Some birds leave no one behind — they share their food with those less fortunate

Helping others is a key feature of human behavior but it’s not necessarily something exclusive to humans, according to a new study. Researchers found birds care about the fate of conspecific birds, noticing how much food others have and sharing theirs with individuals that are going hungry.

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Food-sharing observed among humans in daily-life events such as dinner parties, and there is evidence that this was present even in pre-historic humans. But food-sharing is also relatively common in the wild, especially between individuals and their offspring.

“My earlier research has shown that birds also sometimes do something for someone else,” said Jorg Massen, lead-author, in a statement. “The question was, however, whether this is an instinctive behavior that is ingrained, or whether this behavior is flexible, and whether these birds might also take into account how great the need of the other animal is.”

To investigate sociality in birds, Massen worked with Azure-winged magpies in an experiment. He gave one bird an abundance of mealworms, a popular delicacy for these birds, while the rest had limited access or were given nothing at all. The magpie had the chance to share the mealworms through a wire mesh.

The researchers found out that the birds were inclined to share food with their peers. They differentiate, however, between others that have or do not have food, and subsequently cater to that lack. Females shared with the ones that had nothing, while males always shared, likely as a way to showcase themselves as generous.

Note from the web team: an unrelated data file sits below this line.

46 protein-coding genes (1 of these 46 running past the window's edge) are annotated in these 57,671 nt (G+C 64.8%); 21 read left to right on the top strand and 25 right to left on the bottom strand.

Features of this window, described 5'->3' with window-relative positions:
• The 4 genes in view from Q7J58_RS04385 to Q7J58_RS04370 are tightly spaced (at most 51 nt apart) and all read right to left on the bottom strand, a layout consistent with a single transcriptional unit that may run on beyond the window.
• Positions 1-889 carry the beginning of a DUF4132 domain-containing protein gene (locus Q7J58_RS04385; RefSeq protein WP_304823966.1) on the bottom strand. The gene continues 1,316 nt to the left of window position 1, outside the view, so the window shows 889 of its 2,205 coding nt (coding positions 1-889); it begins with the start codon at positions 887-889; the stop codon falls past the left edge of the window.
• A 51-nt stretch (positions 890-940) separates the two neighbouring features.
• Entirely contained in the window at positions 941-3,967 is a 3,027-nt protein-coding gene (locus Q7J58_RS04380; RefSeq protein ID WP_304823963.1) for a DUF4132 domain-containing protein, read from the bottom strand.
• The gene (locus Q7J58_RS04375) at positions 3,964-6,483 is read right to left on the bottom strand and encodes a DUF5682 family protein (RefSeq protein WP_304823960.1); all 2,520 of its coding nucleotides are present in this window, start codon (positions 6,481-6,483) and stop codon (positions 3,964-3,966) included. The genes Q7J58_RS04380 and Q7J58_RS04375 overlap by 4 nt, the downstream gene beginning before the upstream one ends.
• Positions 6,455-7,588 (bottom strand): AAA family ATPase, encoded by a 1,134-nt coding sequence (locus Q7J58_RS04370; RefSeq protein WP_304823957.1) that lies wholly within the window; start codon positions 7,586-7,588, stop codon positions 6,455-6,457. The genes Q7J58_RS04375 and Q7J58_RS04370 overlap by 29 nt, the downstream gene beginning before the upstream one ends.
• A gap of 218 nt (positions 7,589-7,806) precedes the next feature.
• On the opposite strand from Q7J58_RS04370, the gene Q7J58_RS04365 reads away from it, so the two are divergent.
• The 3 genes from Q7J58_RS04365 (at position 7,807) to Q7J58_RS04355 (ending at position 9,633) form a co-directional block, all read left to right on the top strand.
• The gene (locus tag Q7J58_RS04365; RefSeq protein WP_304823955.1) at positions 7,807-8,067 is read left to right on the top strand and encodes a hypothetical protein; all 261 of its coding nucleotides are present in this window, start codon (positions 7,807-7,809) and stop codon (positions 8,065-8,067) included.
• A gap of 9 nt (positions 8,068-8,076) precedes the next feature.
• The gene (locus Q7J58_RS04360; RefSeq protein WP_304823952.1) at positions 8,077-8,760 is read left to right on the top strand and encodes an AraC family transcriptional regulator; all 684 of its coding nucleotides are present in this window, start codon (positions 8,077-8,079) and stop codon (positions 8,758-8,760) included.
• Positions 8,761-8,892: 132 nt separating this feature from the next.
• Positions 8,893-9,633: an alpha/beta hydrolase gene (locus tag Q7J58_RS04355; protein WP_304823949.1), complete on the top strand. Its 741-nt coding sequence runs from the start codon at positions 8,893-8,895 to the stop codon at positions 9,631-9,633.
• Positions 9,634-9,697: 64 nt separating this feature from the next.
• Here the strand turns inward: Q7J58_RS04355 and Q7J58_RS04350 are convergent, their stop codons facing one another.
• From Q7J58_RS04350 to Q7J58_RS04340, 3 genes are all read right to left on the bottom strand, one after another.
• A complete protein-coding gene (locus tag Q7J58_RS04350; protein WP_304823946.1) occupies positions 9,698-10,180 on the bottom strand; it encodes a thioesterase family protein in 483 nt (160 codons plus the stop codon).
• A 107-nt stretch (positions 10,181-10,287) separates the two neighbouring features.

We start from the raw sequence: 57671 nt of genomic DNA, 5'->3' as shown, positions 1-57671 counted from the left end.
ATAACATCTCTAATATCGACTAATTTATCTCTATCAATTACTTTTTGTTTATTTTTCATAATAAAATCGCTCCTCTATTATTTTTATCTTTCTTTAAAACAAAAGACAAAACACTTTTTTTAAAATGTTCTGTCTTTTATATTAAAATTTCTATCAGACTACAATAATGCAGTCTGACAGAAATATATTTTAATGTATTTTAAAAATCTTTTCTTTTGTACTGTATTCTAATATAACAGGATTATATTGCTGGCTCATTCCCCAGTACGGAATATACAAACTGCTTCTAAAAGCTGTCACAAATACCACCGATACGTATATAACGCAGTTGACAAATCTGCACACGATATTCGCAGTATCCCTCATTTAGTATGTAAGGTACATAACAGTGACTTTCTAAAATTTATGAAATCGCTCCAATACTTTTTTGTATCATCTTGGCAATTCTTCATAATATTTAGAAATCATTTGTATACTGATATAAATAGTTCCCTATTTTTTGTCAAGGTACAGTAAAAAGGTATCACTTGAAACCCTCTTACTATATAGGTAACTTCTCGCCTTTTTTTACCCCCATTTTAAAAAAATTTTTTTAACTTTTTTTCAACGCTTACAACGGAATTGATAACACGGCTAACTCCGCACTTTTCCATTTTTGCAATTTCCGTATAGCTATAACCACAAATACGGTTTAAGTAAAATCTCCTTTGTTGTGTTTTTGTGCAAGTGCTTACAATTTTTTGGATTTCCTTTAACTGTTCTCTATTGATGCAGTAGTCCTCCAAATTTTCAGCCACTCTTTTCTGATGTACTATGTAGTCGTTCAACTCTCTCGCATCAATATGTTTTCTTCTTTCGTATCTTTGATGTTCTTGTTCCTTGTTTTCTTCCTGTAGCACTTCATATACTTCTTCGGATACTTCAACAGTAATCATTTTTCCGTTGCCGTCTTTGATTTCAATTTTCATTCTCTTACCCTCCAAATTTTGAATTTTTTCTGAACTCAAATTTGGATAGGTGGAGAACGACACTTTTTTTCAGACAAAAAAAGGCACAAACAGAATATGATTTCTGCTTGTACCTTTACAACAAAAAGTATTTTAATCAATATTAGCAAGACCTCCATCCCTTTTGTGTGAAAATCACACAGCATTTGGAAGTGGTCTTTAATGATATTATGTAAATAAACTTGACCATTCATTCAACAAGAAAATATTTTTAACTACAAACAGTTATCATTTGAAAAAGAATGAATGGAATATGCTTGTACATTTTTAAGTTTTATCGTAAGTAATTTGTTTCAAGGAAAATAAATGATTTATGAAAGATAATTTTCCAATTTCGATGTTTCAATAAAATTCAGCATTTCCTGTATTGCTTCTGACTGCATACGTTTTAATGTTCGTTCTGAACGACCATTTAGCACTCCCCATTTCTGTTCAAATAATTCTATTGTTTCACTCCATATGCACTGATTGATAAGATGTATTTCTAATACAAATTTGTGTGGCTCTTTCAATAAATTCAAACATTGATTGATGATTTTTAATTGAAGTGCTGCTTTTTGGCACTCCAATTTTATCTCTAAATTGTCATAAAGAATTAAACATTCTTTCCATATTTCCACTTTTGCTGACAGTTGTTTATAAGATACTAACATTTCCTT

The magpies were more inclined to share food as a response to begging but would share with those less fortunate even if they weren’t asked. This shows that they might truly notice the need of others, even without specific behavior from other birds. They may even show sympathy, according to Massen.

The study shows that magpies can exhibit prosocial behavior just like people, and that they may well have the same motivation as we do to engage in such behavior. This might indicate that they can empathize with the situation in which their peers find themselves and act accordingly. Still, further work is needed to tell if this is the case.

At the same time, the research also confirmed what scientists previously found in other animal species: cooperative breeders that raise their young together have a strong tendency to help each other.

“Because we let our children grow up in groups, we have become prosocial and can work well together. We now also see this in the azure-winged magpies,” said Massen.

The study was published in the journal Scientific Reports.

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